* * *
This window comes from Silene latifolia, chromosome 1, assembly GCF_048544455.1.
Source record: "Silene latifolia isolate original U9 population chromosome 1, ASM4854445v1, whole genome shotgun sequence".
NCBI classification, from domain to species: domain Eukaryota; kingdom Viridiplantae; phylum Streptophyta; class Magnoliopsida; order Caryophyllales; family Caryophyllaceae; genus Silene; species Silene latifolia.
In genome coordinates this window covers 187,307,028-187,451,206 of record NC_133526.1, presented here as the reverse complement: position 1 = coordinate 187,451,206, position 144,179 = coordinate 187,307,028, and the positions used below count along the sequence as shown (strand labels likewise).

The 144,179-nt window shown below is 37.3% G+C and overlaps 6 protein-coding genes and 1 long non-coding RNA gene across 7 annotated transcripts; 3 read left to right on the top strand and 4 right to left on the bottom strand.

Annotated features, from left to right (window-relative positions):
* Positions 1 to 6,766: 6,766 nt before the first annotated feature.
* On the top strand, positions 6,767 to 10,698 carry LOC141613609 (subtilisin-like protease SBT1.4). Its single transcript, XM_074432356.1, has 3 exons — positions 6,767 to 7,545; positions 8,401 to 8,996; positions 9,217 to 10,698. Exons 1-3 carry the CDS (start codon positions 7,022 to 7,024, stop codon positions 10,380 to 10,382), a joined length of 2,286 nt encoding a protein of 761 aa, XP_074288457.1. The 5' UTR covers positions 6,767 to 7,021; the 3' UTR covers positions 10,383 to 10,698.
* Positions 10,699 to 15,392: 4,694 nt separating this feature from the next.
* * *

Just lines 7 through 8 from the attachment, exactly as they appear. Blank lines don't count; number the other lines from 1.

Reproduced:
* Positions 1 to 6,766: 6,766 nt before the first annotated feature.
* On the top strand, positions 6,767 to 10,698 carry LOC141613609 (subtilisin-like protease SBT1.4). Its single transcript, XM_074432356.1, has 3 exons — positions 6,767 to 7,545; positions 8,401 to 8,996; positions 9,217 to 10,698. Exons 1-3 carry the CDS (start codon positions 7,022 to 7,024, stop codon positions 10,380 to 10,382), a joined length of 2,286 nt encoding a protein of 761 aa, XP_074288457.1. The 5' UTR covers positions 6,767 to 7,021; the 3' UTR covers positions 10,383 to 10,698.